The Art of Leadership

Watching the Golden State Warriors getting thumped by the New Orleans Pelicans. Game three of their first round NBA playoff series. End of the third, they’re down 20. First year coach Steve Kerr calls a time out. The network has a microphone in the huddle, so we get a master lesson in the art of leadership:

“Who lead the league in assists this year? We did. Who lead the league in scoring this year? We did. I don’t recognize the team playing out there. We have to move the ball and find the open man. Let’s go.”

Kerr’s calmness magnified the impact of his words. You’re mother was right, often it’s not what you say, but how you say it. It was the first time his team was getting schooled in the playoffs and he took the long view, knowing this was the earliest stages of a 16 step process. He had to save stronger emotion for the later, more consequential stages. Also, his calm communicated complete confidence that they could come back, which amazingly, they ultimately did.

The first four sentences are a positive reminder that they’re the best team in basketball.  “I don’t recognize the team playing out there,” is Kerr lowering the boom gracefully, subtly, and as effectively as possible. In other words, “That’s not the best team in basketball I’m accustomed to seeing.” Then finally, an ever so simple, two-part command, “Move the ball, find the open man.”

Effective leaders don’t overreact, they’re always bolstering the confidence of those they lead, and they communicate clearly. Just like the Warrior’s rookie coach.

What School Principals Get Wrong

Third in a series of overgeneralizations (installment one, two). So fun, I just can’t stop.

Principals get human nature wrong. Despite what you assumed as a child, teachers don’t retire to the coat closet in their classroom at the end of the day only to miraculously reappear the next morning. Teachers are human beings, meaning every one, to some degree, is insecure. In part, that’s why the best principals are impartial. Especially when it comes to public praise.

That’s why Centennial Elementary principal, Alice Drummer’s quote in this morning’s Olympian, made me cringe. Drummer, referring to Laura Currie, a Centennial teacher in her 45th year of teaching, said:

In my 38 years as an educator, I have worked with many teachers and can say without reservation that Laura Currie stands out as the best and most distinguished teacher kids could ever have.

Then, later that night at dinner, she announced to everyone at the table that her middle child had always been her favorite.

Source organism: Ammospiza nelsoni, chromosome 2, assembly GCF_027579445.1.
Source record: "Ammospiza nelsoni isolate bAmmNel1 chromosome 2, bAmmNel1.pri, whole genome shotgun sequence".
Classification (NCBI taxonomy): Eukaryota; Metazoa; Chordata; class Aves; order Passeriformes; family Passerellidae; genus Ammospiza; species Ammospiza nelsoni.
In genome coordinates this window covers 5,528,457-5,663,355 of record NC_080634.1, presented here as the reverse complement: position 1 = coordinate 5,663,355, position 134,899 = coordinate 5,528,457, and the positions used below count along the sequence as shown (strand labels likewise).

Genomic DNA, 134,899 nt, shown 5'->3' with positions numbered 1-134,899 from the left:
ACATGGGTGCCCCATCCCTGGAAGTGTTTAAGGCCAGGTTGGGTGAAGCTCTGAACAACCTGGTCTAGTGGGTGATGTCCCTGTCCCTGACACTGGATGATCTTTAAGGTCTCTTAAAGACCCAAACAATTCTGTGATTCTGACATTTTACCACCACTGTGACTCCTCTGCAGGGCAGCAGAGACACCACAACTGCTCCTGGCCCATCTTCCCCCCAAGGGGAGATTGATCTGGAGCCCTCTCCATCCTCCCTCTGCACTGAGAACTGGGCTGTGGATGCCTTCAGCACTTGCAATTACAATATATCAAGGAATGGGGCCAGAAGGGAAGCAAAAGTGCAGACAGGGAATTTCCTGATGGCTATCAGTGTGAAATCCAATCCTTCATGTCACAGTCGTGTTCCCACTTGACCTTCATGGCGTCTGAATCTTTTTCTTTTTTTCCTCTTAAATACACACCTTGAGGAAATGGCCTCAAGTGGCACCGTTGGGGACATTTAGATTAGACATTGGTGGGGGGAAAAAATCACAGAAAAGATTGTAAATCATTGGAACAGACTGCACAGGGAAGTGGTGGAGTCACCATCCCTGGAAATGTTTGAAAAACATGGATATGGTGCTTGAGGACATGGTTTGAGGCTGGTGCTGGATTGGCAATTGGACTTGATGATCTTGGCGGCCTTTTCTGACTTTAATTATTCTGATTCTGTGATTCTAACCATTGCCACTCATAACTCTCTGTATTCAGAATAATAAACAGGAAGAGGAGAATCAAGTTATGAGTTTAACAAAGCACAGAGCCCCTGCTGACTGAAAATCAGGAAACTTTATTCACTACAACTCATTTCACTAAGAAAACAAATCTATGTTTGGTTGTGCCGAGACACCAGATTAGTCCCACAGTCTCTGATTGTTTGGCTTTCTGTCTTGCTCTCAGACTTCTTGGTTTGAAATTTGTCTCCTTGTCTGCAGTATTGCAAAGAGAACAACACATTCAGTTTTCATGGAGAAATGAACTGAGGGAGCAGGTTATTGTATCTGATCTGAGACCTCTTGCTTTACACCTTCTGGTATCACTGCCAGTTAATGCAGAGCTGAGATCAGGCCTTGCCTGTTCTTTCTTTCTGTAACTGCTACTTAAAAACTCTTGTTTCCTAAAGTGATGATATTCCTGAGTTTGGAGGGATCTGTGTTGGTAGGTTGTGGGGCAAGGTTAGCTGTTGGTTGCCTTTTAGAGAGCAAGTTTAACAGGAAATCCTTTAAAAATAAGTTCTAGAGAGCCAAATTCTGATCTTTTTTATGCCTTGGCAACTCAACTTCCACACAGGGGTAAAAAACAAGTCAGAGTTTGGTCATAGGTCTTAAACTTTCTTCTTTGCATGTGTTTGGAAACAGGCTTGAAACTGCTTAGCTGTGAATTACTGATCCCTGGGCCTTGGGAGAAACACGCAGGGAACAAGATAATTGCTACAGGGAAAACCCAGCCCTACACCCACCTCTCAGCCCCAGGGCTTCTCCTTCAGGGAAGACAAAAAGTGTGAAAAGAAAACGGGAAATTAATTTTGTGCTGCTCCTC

In fairness to Drummer, she communicated that in a “Teacher of the Year” letter she wrote on Currie’s behalf. Then again, Drummer willfully shared the letter with The Olympian.

Almost every teacher works hard in the hope that their students, their students’ parents, and their principal will think that they are the best teacher kids could ever have. Take that possibility away, the way Drummer’s public proclamation does, and a little bit of motivation may be lost.

There are two types of faculty cultures—one where professional success is a zero-sum game and one where everyone’s professional success is sincerely celebrated. Most are zero-sum, meaning if you’re flourishing in your classroom—the kids love you, parents extol your virtues all over town, and the principal says you’re the best and most distinguished teacher of all time forever and ever amen—I’m inclined to feel worse about mine. It doesn’t matter if it’s unflattering, it just is. Call it the “chopped liver” syndrome.

The most enlightened principals know most every teacher wants to be “the best and most distinguished” teacher possible and so they are mindful of how they parcel out praise and tend to highlight faculty team accomplishments.

More importantly, it’s high time teachers recognize “Teacher of the Year” awards as the scam that they unfortunately are. Here’s how the scam works. Instead of reinventing the profession more generally, by which I mostly mean improving compensation, throw some crumbs of recognition to a few teachers. I’m still waiting for a “Teacher of the Year” to reject their award on the premise that it’s a poor substitute for strengthening the profession.

Easy for me to write since I’ve never won a teaching award*. If I do some day, here’s how I’ll start my acceptance speech.

Thanks, but no thanks. I refuse to be a token. Until our work is a respected profession with much improved compensation, I’d rather not be singled out for the hard and excellent work most of my colleagues do day in and day out (exits the stage to either stunned silence or appreciative applause).

There’s one exception to my teacher award cynicism. Anyone with 45 years in the classroom deserves a Lifetime Achievement Award so you go Mrs. Currie.

* In actuality, I did win the World’s Greatest Educator award once in 1999 when I taught a social studies lesson in my daughter’s second grade Centennial Elementary classroom. It was a slide show discussion based upon a trip I took to China. I asked her how she thought it went. “Dad,” she said, “it was perfect.”